The Germans also lacked appropriate recovery vehicles, having to use two or even three SdKfz 9 half-tracks to move one Tiger, making recovering damaged vehicles and returning them to the fight more difficult. By comparison, Churchill units benefited from better recovery vehicles and an extensive rear-area workshop organization, making it much easier to keep units up to strength during sustained fighting

 Each Duel book centres around an action where the two featured vehicles come into conflict. The choice for a book set in Normandy was limited by the relatively small numbers of the two types in theatre. Only three Tiger battalions (one army, two SS) fought in Normandy, though despite the appearance of a Tiger in Saving Private Ryan, all were deployed against British units. Meanwhile, only three of the eight British Army Tank brigades – specifically tasked with infantry support work – were equipped with Churchills, with the rest making do with the same lighter Shermans as the Armoured divisions, intended for fast exploitation.

 I ultimately chose Operation Jupiter, the British effort to take the strategically important Hill 112 on 10/11 July, which saw the British supported by two Churchill regiments and opposed by several German armoured units, including an SS Tiger battalion

 It also gave both vehicles a chance to show their strengths: the Churchills supporting the British infantry as they took defended Norman villages then providing anti-tank support until towed guns could be brought up, while the Tigers were able to use the long range of their 88mm guns from high ground to interdict British forces trying to move across the valley, then demonstrated their original role as break-through tanks in a series of counter attacks.

 Ironically, though most Normandy operations are well recorded, I found photos of Operation Jupiter surprisingly scarce. This puzzled me, until one of several accounts of the action I went through mentioned the author's unit passing the body of the attached AFPU photographer, killed by shellfire with his smashed camera beside him.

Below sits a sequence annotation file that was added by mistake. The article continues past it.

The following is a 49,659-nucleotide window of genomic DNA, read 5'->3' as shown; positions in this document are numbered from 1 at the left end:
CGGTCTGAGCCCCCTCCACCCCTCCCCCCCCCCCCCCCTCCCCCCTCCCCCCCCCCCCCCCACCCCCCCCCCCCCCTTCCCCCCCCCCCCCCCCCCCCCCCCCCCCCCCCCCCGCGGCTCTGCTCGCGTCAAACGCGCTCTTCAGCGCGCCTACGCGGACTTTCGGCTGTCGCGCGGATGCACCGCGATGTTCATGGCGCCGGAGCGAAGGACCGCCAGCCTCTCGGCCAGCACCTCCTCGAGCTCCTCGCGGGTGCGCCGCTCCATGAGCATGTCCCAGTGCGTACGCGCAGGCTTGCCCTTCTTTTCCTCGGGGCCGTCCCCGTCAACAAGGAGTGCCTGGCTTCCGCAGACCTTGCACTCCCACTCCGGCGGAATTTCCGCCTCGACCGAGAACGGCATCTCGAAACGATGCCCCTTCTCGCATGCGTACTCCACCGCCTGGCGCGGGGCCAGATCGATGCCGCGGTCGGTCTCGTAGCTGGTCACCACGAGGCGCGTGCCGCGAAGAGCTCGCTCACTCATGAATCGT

Operation Jupiter also offered a microcosm of the whole Normandy campaign. Although it was a tactical victory for the Germans (given they were able to push the British off most of the ground they had taken), it was also a strategic defeat, since doing so had effectively cost them two irreplaceable panzer divisions. 

These had been intended for the strategic counter-attack to push the Allies back into the sea, but as so often happened in Normandy, the Germans had been forced to commit them to staunch a collapsing defence and lost their chance to regain the strategic initiative.

Studying the Normandy campaign benefits from the good records available from both sides, though one sometimes has to take them with a grain of salt – one Churchill commander claimed to have destroyed three Tigers during Operation Jupiter, which would have been a considerable feat, but sadly his claim is not supported by the German records.

 It is also important to understand that the British and German armies recorded losses differently, and thus the two sets of loss figures are not directly comparable. The British recorded losses as soon as tanks were damaged beyond the unit's own ability to repair and passed to REME units, even when tanks were clearly repairable and would return to action later. By contrast, Germans units only classified tanks as losses if they could not be recovered, or were completely unrepairable – even gutted hulls awaiting shipment for factory rebuilding were not written off unit strength.  Tiger units thus recorded few losses early in the fighting when they were able to recover vehicles, no matter how badly damaged. They then recorded very high apparent losses during the last weeks of the campaign, as they were forced to abandon tanks already disabled earlier in the fighting but kept “on the books” as theoretically repairable as well as those which broke down or ran out of fuel during the retreat itself.